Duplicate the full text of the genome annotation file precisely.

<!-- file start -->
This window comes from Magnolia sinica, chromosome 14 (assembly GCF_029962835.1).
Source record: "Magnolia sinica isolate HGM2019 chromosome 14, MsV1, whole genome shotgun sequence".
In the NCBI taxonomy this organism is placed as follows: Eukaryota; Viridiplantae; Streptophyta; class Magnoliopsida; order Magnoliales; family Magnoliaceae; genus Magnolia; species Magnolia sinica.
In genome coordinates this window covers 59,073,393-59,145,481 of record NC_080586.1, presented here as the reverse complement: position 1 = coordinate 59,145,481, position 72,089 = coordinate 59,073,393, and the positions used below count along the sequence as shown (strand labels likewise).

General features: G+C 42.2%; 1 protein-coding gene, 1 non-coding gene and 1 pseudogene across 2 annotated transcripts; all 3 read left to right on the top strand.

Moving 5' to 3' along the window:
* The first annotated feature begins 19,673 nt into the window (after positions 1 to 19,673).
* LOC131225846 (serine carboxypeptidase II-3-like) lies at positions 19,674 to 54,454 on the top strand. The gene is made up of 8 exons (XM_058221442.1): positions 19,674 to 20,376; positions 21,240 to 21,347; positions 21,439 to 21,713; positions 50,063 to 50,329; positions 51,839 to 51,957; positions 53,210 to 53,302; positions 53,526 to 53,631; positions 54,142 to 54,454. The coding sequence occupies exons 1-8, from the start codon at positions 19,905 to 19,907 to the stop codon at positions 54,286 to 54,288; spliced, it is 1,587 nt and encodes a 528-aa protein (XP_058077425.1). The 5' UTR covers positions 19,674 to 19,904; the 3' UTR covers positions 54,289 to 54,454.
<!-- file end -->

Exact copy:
This window comes from Magnolia sinica, chromosome 14 (assembly GCF_029962835.1).
Source record: "Magnolia sinica isolate HGM2019 chromosome 14, MsV1, whole genome shotgun sequence".
In the NCBI taxonomy this organism is placed as follows: Eukaryota; Viridiplantae; Streptophyta; class Magnoliopsida; order Magnoliales; family Magnoliaceae; genus Magnolia; species Magnolia sinica.
In genome coordinates this window covers 59,073,393-59,145,481 of record NC_080586.1, presented here as the reverse complement: position 1 = coordinate 59,145,481, position 72,089 = coordinate 59,073,393, and the positions used below count along the sequence as shown (strand labels likewise).

General features: G+C 42.2%; 1 protein-coding gene, 1 non-coding gene and 1 pseudogene across 2 annotated transcripts; all 3 read left to right on the top strand.

Moving 5' to 3' along the window:
* The first annotated feature begins 19,673 nt into the window (after positions 1 to 19,673).
* LOC131225846 (serine carboxypeptidase II-3-like) lies at positions 19,674 to 54,454 on the top strand. The gene is made up of 8 exons (XM_058221442.1): positions 19,674 to 20,376; positions 21,240 to 21,347; positions 21,439 to 21,713; positions 50,063 to 50,329; positions 51,839 to 51,957; positions 53,210 to 53,302; positions 53,526 to 53,631; positions 54,142 to 54,454. The coding sequence occupies exons 1-8, from the start codon at positions 19,905 to 19,907 to the stop codon at positions 54,286 to 54,288; spliced, it is 1,587 nt and encodes a 528-aa protein (XP_058077425.1). The 5' UTR covers positions 19,674 to 19,904; the 3' UTR covers positions 54,289 to 54,454.